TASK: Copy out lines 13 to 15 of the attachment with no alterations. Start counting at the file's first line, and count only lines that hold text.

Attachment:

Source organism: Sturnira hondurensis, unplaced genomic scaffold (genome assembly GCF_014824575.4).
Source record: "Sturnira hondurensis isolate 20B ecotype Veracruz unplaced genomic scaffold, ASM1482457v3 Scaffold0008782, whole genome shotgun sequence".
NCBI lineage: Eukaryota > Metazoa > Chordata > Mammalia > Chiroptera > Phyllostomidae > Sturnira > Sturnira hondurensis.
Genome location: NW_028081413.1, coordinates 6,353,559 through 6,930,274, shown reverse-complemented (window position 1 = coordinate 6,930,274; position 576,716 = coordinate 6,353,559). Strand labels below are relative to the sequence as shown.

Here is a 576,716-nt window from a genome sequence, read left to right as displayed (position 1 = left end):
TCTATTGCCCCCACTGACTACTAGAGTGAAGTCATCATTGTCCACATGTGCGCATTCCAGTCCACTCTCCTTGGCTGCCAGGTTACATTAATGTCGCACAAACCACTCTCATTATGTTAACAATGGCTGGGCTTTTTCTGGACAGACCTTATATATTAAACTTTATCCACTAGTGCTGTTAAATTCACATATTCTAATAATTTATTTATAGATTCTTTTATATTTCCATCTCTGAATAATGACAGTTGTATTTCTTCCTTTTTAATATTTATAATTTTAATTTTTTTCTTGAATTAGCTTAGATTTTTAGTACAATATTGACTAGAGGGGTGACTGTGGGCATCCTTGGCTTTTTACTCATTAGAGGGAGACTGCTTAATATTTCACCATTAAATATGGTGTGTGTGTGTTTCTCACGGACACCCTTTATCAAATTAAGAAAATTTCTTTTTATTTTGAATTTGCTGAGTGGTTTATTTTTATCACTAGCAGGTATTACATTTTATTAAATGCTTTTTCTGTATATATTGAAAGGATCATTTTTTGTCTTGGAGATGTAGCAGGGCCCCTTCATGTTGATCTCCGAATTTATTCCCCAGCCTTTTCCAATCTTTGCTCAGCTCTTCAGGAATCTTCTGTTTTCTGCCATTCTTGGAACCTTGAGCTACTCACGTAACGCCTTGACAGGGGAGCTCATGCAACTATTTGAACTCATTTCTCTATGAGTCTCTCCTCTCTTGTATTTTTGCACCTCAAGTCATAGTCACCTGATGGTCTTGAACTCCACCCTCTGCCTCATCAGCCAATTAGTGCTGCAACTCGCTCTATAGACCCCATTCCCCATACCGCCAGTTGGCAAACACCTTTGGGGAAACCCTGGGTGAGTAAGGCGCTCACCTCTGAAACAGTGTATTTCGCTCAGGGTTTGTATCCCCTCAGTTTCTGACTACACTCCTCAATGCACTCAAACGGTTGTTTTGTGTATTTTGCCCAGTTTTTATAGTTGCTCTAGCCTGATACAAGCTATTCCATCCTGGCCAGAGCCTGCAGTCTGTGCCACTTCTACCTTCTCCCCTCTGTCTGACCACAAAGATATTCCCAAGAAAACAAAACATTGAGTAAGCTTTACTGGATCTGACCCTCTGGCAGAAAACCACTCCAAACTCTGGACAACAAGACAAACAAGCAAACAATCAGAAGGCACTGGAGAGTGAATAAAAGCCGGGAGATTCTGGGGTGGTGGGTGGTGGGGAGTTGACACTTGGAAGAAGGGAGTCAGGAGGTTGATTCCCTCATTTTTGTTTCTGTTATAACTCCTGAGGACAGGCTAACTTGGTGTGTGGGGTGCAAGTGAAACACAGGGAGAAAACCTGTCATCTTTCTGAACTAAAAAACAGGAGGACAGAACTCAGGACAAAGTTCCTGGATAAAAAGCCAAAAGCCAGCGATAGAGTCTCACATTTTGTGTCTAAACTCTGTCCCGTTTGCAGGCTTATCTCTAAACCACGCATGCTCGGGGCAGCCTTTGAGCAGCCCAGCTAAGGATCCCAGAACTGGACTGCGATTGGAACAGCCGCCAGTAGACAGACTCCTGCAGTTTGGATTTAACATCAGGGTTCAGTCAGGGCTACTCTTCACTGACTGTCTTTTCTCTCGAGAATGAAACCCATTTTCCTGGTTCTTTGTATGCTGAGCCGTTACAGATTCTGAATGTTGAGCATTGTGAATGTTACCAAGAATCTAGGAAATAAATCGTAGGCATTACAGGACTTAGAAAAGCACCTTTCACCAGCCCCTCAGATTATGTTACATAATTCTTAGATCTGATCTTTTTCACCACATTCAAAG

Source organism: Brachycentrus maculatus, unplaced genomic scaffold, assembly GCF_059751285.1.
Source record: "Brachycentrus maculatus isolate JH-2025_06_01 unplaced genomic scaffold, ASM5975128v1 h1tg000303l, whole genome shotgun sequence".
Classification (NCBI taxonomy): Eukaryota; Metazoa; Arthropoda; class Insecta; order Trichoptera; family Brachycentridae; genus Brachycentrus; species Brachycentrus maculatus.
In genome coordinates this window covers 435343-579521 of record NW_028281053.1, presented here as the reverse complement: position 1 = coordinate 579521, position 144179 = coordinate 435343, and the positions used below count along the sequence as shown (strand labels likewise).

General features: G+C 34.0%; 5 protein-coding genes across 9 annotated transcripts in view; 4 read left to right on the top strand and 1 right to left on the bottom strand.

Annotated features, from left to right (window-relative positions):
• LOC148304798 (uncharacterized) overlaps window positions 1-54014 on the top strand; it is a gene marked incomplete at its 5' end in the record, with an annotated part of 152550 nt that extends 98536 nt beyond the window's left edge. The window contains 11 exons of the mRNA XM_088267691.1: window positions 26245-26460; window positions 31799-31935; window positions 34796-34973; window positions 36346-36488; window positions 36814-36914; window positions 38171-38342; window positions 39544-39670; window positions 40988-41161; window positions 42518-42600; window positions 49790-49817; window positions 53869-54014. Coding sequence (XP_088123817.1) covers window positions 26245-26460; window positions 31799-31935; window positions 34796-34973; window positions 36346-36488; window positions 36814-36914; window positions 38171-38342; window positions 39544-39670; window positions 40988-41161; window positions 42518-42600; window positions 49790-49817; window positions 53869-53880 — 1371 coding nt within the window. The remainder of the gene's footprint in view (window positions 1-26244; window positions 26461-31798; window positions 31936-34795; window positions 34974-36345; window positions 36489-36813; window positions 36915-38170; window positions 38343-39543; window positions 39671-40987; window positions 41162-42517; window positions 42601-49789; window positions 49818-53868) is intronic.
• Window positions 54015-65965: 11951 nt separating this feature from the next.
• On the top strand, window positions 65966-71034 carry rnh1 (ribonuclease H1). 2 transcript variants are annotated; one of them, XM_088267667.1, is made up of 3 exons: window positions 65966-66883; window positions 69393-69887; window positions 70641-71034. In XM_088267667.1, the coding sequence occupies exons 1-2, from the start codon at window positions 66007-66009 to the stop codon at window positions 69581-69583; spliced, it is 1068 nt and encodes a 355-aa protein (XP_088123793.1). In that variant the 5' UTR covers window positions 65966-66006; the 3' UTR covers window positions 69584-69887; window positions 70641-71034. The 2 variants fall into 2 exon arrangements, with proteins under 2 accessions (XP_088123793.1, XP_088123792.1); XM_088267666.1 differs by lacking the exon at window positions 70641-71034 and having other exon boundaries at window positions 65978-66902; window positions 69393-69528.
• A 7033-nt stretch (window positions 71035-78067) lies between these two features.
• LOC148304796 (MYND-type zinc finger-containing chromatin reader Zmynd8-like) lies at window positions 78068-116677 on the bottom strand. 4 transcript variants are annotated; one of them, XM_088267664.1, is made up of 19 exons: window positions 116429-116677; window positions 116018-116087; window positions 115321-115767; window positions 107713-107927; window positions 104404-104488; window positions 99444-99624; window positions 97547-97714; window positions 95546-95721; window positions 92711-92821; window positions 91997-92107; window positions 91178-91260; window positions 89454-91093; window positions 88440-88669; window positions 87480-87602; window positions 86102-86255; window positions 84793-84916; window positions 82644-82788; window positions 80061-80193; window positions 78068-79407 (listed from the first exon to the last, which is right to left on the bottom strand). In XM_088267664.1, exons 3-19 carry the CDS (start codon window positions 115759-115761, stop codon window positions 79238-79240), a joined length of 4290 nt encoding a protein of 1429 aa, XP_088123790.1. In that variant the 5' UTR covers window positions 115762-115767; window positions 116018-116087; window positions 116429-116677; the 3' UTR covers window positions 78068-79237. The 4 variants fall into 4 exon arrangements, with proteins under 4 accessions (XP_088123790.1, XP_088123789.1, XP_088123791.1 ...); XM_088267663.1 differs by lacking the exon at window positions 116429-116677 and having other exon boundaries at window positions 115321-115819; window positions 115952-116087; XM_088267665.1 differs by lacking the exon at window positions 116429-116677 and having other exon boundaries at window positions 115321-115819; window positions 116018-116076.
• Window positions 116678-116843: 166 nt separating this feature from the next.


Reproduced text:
• LOC148304798 (uncharacterized) overlaps window positions 1-54014 on the top strand; it is a gene marked incomplete at its 5' end in the record, with an annotated part of 152550 nt that extends 98536 nt beyond the window's left edge. The window contains 11 exons of the mRNA XM_088267691.1: window positions 26245-26460; window positions 31799-31935; window positions 34796-34973; window positions 36346-36488; window positions 36814-36914; window positions 38171-38342; window positions 39544-39670; window positions 40988-41161; window positions 42518-42600; window positions 49790-49817; window positions 53869-54014. Coding sequence (XP_088123817.1) covers window positions 26245-26460; window positions 31799-31935; window positions 34796-34973; window positions 36346-36488; window positions 36814-36914; window positions 38171-38342; window positions 39544-39670; window positions 40988-41161; window positions 42518-42600; window positions 49790-49817; window positions 53869-53880 — 1371 coding nt within the window. The remainder of the gene's footprint in view (window positions 1-26244; window positions 26461-31798; window positions 31936-34795; window positions 34974-36345; window positions 36489-36813; window positions 36915-38170; window positions 38343-39543; window positions 39671-40987; window positions 41162-42517; window positions 42601-49789; window positions 49818-53868) is intronic.
• Window positions 54015-65965: 11951 nt separating this feature from the next.
• On the top strand, window positions 65966-71034 carry rnh1 (ribonuclease H1). 2 transcript variants are annotated; one of them, XM_088267667.1, is made up of 3 exons: window positions 65966-66883; window positions 69393-69887; window positions 70641-71034. In XM_088267667.1, the coding sequence occupies exons 1-2, from the start codon at window positions 66007-66009 to the stop codon at window positions 69581-69583; spliced, it is 1068 nt and encodes a 355-aa protein (XP_088123793.1). In that variant the 5' UTR covers window positions 65966-66006; the 3' UTR covers window positions 69584-69887; window positions 70641-71034. The 2 variants fall into 2 exon arrangements, with proteins under 2 accessions (XP_088123793.1, XP_088123792.1); XM_088267666.1 differs by lacking the exon at window positions 70641-71034 and having other exon boundaries at window positions 65978-66902; window positions 69393-69528.